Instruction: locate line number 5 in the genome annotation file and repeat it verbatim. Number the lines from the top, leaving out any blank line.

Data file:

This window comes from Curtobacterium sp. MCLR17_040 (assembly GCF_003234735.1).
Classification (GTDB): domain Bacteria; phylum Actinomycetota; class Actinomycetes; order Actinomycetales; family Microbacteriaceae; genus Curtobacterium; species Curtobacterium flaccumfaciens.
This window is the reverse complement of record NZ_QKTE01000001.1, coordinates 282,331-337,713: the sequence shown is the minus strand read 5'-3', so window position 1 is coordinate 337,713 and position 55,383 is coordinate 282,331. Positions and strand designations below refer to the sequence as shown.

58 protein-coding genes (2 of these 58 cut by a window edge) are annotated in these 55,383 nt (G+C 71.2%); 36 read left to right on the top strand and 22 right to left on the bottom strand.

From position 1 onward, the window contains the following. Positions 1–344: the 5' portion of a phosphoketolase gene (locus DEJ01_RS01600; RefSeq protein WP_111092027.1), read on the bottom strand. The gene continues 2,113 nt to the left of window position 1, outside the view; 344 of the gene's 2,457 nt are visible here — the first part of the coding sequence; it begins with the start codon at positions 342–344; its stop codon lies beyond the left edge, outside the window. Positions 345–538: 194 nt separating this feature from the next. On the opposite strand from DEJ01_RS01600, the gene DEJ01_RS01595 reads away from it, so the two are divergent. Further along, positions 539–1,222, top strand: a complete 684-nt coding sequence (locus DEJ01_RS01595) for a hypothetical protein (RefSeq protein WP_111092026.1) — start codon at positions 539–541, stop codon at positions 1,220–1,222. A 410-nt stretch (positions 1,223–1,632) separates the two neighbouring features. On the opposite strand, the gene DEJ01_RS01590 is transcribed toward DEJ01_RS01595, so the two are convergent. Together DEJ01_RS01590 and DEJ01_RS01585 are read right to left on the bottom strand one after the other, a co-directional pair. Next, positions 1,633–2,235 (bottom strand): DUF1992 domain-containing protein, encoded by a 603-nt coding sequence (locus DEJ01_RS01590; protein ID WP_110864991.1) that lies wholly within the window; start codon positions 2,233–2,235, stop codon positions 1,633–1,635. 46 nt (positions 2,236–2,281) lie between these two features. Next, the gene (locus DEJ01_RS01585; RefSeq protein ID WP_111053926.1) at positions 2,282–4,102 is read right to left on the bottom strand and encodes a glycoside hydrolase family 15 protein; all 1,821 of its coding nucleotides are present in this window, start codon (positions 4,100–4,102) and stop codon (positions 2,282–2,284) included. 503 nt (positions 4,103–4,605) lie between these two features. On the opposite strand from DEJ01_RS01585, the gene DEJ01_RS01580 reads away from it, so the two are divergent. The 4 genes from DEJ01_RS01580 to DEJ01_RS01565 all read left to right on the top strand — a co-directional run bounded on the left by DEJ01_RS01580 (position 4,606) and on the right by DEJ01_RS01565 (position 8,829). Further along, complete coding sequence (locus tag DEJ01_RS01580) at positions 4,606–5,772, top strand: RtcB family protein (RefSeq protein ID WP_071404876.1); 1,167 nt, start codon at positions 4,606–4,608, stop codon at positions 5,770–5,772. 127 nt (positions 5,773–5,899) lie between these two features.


From position 1 onward, the window contains the following. Positions 1–344: the 5' portion of a phosphoketolase gene (locus DEJ01_RS01600; RefSeq protein WP_111092027.1), read on the bottom strand. The gene continues 2,113 nt to the left of window position 1, outside the view; 344 of the gene's 2,457 nt are visible here — the first part of the coding sequence; it begins with the start codon at positions 342–344; its stop codon lies beyond the left edge, outside the window. Positions 345–538: 194 nt separating this feature from the next. On the opposite strand from DEJ01_RS01600, the gene DEJ01_RS01595 reads away from it, so the two are divergent. Further along, positions 539–1,222, top strand: a complete 684-nt coding sequence (locus DEJ01_RS01595) for a hypothetical protein (RefSeq protein WP_111092026.1) — start codon at positions 539–541, stop codon at positions 1,220–1,222. A 410-nt stretch (positions 1,223–1,632) separates the two neighbouring features. On the opposite strand, the gene DEJ01_RS01590 is transcribed toward DEJ01_RS01595, so the two are convergent. Together DEJ01_RS01590 and DEJ01_RS01585 are read right to left on the bottom strand one after the other, a co-directional pair. Next, positions 1,633–2,235 (bottom strand): DUF1992 domain-containing protein, encoded by a 603-nt coding sequence (locus DEJ01_RS01590; protein ID WP_110864991.1) that lies wholly within the window; start codon positions 2,233–2,235, stop codon positions 1,633–1,635. 46 nt (positions 2,236–2,281) lie between these two features. Next, the gene (locus DEJ01_RS01585; RefSeq protein ID WP_111053926.1) at positions 2,282–4,102 is read right to left on the bottom strand and encodes a glycoside hydrolase family 15 protein; all 1,821 of its coding nucleotides are present in this window, start codon (positions 4,100–4,102) and stop codon (positions 2,282–2,284) included. 503 nt (positions 4,103–4,605) lie between these two features. On the opposite strand from DEJ01_RS01585, the gene DEJ01_RS01580 reads away from it, so the two are divergent. The 4 genes from DEJ01_RS01580 to DEJ01_RS01565 all read left to right on the top strand — a co-directional run bounded on the left by DEJ01_RS01580 (position 4,606) and on the right by DEJ01_RS01565 (position 8,829). Further along, complete coding sequence (locus tag DEJ01_RS01580) at positions 4,606–5,772, top strand: RtcB family protein (RefSeq protein ID WP_071404876.1); 1,167 nt, start codon at positions 4,606–4,608, stop codon at positions 5,770–5,772. 127 nt (positions 5,773–5,899) lie between these two features.